My Dogs are Barking

Jan 16, 2008 at 11:56 PM
Read this article about the development of a computer program to figure out what dogs are saying (for consumer product research purposes).

Read Reuters Article about it

OK. Here's my comment on this:

If the computer is 43% right about what the dog meant, and people are 40% right about what the dog meant, who's figuring this out?

Can't be valid science if the humans are deciding whether they're right. How do they know that the second idea of what the dog meant was accurate?

It's impossible for a computer to stretch itself to decide whether it was previously right without coming to the original conclusion over again, or else reaching an equally fallible result...

So, what do they do afterward to verify with the dog that YES, that is what he meant? Who interviews the dog? How do they develop accuracy ratings like this?

It's suspect and I wanted the article to cover this is more detail. No such luck.

Personally, in my commline with my dog, I can tell exactly what he's saying all the time.

Barring his teeth and making a sneezing noise means "I want to go play in the yard".
Putting his forearm over my hand when I didn't ask for it means, "I was mad at you but now I forgive you even though you're still wrong."
When I'm in the kitchen, giving me the big doe eyes means he's asking for scraps.
When I'm not in the kitchen, giving me the big doe eyes means he's asking me to go make him a couple slices of bacon or a hot dog.
When he sighs and lays down it means, "Gosh, I'm getting old. That's just not as much fun as it used to be."
When he sighs and puts his head on my foot it means "Gosh, I'm getting old. I'm glad I have Desi to take care of me."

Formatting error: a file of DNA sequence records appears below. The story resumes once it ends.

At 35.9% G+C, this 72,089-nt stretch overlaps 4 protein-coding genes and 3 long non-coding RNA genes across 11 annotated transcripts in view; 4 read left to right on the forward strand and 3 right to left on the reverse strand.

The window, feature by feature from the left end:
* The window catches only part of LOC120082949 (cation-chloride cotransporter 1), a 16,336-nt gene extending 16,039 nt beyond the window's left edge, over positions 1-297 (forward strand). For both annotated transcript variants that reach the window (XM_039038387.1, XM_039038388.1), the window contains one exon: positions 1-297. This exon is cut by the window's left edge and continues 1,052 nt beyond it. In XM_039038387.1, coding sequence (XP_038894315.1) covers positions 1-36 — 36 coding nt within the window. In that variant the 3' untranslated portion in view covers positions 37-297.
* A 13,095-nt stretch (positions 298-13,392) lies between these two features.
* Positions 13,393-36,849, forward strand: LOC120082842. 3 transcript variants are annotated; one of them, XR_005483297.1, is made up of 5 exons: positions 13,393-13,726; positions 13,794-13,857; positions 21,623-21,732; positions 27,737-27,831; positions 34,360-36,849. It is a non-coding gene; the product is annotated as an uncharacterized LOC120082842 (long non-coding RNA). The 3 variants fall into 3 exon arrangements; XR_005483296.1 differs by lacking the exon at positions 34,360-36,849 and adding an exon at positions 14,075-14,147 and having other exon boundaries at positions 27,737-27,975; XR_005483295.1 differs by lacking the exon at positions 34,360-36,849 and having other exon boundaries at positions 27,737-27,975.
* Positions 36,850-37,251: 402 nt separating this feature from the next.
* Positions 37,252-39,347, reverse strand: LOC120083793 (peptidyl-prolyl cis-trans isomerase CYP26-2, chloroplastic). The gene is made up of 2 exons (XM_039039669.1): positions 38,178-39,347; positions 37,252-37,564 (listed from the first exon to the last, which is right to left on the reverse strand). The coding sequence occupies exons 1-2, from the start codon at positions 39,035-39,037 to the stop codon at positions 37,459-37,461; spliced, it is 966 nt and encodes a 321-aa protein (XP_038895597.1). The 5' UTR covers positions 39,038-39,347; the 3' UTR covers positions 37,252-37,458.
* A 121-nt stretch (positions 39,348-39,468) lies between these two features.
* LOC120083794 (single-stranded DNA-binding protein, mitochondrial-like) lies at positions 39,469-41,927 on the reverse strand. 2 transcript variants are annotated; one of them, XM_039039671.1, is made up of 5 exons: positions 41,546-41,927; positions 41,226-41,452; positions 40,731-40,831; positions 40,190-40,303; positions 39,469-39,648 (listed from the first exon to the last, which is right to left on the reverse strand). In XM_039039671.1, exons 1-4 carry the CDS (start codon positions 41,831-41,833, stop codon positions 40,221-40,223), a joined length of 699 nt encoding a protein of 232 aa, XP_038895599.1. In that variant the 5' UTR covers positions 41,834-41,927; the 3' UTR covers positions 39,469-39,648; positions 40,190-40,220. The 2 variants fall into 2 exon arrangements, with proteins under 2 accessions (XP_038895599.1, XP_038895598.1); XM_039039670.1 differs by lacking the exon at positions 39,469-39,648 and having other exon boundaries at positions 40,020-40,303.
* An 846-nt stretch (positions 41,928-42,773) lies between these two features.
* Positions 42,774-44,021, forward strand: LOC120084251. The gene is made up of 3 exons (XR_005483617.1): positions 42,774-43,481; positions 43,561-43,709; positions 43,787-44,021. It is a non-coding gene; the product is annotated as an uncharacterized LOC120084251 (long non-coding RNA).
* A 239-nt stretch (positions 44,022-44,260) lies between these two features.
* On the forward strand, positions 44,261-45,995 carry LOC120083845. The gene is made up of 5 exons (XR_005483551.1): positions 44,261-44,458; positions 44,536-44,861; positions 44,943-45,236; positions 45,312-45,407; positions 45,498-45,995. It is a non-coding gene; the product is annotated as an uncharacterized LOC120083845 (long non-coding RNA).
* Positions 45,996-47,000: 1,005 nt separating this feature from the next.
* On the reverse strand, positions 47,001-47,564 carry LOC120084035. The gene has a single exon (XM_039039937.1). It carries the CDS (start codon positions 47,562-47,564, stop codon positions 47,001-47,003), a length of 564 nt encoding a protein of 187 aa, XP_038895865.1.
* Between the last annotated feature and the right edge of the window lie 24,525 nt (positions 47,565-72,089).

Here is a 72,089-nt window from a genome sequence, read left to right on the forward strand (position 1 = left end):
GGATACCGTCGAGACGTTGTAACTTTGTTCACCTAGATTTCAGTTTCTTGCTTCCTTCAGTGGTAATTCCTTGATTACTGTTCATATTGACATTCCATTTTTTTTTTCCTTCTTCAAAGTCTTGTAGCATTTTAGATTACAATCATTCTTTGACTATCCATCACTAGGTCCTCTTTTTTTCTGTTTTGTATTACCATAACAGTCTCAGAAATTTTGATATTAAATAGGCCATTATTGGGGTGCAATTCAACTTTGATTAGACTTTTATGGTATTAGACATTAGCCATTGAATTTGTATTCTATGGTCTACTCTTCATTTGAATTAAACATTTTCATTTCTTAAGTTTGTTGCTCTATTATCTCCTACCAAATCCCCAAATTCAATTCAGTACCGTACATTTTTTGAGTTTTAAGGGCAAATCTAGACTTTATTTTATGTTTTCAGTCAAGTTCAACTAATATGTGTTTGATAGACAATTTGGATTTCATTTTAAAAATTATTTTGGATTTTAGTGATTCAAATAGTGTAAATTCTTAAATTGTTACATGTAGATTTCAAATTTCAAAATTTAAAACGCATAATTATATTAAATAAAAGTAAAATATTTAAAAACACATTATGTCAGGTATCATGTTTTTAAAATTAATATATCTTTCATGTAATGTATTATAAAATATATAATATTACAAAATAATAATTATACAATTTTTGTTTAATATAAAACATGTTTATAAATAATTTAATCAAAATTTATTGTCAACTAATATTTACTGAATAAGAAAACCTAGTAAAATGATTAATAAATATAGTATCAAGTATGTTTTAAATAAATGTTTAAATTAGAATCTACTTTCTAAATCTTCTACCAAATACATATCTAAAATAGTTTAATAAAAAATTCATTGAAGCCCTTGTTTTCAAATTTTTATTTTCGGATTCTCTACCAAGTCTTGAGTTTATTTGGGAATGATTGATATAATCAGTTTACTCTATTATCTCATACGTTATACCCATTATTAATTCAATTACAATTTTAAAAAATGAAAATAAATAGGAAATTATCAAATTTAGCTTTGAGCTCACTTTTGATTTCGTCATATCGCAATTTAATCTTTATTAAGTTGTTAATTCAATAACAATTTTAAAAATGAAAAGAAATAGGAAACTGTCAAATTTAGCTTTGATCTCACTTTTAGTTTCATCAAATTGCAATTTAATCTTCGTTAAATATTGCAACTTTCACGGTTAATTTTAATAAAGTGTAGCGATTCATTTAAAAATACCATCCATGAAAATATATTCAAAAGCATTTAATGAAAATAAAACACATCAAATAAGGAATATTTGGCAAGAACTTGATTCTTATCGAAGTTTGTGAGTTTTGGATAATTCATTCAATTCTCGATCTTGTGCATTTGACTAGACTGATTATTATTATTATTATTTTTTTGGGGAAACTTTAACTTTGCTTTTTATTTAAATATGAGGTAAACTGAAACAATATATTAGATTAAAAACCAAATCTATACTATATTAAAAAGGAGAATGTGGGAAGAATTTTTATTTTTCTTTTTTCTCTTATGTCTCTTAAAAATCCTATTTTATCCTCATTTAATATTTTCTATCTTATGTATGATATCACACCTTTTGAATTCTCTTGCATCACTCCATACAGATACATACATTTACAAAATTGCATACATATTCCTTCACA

When he turns his head away from me when I talk to him he's saying, "You are saying something I don't like at all. I'm going to not listen so it won't happen."


But I'd never be able to tell my accuracy rating, because I can't ask Tucker if that's what he means.

And unless that program reachs a complexity equal to or greater than what I can intuit myself, I won't want it.

I don't need a computer program to be developed so that I can tell when my dog is barking at strangers or needs to pee. Those are dead obvious on ANY dog.

What we need is for the computer to be able to tell us when our dog misses our ex-boyfriend, and which one. What exact kind of meat we should give them. Whether or not he enjoys humping other males or just gets confused. Whether the guy he chased away was the same one that robbed the house down the street last week.

And that kind of detail probably won't be available for consumer purposes.

If they reached that kind of detail, the G-men would grab that tech up and start using strays to spy on us all.

No need to start looking at niehgboring dogs with suspicion for now, though. Dogs are too much like people. They have too much spirit there. That makes each dog unique. The people working on this will reach some success, but not much. They're probably looking at a race of unique individuals as though they all spoke exactly the same way, as if they were all lemmings, and dogs are unique in the animal kingdom for being, well, unique.

1 Responses to My Dogs are Barking

  1. Kat Says:

    Weird, man. Maybe someone will come up with a program to figure out what a baby is trying to say. Honestly I think that's as impossible to do via computer as it is to tell what a dog is saying. It sort of assumes that dogs are 1) completely simple, & simple minded and 2) all the same. I've never found either to be true.